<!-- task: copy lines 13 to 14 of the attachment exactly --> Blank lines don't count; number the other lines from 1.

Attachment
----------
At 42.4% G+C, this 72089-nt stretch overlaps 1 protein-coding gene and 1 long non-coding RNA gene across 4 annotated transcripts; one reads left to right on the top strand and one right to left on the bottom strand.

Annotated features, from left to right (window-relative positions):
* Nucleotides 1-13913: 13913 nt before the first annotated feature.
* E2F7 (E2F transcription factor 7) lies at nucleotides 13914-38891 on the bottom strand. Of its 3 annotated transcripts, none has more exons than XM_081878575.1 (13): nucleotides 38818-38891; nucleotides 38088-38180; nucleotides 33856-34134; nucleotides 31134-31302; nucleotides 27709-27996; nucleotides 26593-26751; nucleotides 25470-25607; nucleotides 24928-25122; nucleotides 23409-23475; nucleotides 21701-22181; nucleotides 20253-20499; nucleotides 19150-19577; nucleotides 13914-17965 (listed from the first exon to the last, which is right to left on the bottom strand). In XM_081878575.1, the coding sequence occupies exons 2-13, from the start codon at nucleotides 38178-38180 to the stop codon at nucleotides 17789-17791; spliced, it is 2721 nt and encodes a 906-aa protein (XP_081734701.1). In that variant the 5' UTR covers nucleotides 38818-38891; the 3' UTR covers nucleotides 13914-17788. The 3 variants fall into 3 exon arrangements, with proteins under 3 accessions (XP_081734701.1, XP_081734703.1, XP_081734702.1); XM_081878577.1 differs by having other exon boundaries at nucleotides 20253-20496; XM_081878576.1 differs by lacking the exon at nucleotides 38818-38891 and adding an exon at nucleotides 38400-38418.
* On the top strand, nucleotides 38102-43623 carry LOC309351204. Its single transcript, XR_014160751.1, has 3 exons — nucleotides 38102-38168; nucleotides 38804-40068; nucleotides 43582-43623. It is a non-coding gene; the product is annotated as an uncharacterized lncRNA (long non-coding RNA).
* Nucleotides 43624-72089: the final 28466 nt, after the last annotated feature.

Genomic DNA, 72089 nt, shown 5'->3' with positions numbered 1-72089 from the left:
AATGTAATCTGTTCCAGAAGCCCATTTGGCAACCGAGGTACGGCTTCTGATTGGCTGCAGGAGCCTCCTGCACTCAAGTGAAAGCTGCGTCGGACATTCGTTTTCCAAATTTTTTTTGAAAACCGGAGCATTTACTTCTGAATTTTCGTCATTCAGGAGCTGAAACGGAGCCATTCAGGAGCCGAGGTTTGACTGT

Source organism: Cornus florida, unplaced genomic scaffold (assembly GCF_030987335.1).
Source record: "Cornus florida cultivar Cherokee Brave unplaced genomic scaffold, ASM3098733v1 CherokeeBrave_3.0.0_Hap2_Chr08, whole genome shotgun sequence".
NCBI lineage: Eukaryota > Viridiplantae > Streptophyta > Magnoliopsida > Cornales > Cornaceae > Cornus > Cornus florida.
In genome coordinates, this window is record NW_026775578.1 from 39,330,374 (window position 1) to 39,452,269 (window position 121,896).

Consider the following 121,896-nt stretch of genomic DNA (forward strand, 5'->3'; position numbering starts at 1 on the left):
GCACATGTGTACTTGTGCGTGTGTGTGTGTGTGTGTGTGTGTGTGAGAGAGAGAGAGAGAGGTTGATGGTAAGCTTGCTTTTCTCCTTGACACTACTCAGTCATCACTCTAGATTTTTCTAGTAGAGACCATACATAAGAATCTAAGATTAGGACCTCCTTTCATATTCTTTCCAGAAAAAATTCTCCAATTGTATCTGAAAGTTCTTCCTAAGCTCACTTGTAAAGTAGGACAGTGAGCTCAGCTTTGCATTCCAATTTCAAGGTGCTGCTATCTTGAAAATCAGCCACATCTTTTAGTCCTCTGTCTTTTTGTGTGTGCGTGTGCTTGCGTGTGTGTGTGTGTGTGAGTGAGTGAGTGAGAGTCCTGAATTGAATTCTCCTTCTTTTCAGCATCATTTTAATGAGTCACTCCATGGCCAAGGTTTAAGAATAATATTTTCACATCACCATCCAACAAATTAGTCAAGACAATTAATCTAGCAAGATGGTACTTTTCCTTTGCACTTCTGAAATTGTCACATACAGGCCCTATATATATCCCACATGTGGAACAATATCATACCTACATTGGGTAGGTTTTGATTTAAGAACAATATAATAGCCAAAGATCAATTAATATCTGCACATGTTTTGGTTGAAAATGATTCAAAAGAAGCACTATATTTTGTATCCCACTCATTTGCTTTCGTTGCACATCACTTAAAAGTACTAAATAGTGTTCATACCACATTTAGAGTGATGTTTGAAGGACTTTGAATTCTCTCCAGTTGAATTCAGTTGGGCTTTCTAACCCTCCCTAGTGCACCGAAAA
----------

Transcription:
Consider the following 121,896-nt stretch of genomic DNA (forward strand, 5'->3'; position numbering starts at 1 on the left):
GCACATGTGTACTTGTGCGTGTGTGTGTGTGTGTGTGTGTGTGTGAGAGAGAGAGAGAGAGGTTGATGGTAAGCTTGCTTTTCTCCTTGACACTACTCAGTCATCACTCTAGATTTTTCTAGTAGAGACCATACATAAGAATCTAAGATTAGGACCTCCTTTCATATTCTTTCCAGAAAAAATTCTCCAATTGTATCTGAAAGTTCTTCCTAAGCTCACTTGTAAAGTAGGACAGTGAGCTCAGCTTTGCATTCCAATTTCAAGGTGCTGCTATCTTGAAAATCAGCCACATCTTTTAGTCCTCTGTCTTTTTGTGTGTGCGTGTGCTTGCGTGTGTGTGTGTGTGTGAGTGAGTGAGTGAGAGTCCTGAATTGAATTCTCCTTCTTTTCAGCATCATTTTAATGAGTCACTCCATGGCCAAGGTTTAAGAATAATATTTTCACATCACCATCCAACAAATTAGTCAAGACAATTAATCTAGCAAGATGGTACTTTTCCTTTGCACTTCTGAAATTGTCACATACAGGCCCTATATATATCCCACATGTGGAACAATATCATACCTACATTGGGTAGGTTTTGATTTAAGAACAATATAATAGCCAAAGATCAATTAATATCTGCACATGTTTTGGTTGAAAATGATTCAAAAGAAGCACTATATTTTGTATCCCACTCATTTGCTTTCGTTGCACATCACTTAAAAGTACTAAATAGTGTTCATACCACATTTAGAGTGATGTTTGAAGGACTTTGAATTCTCTCCAGTTGAATTCAGTTGGGCTTTCTAACCCTCCCTAGTGCACCGAAAA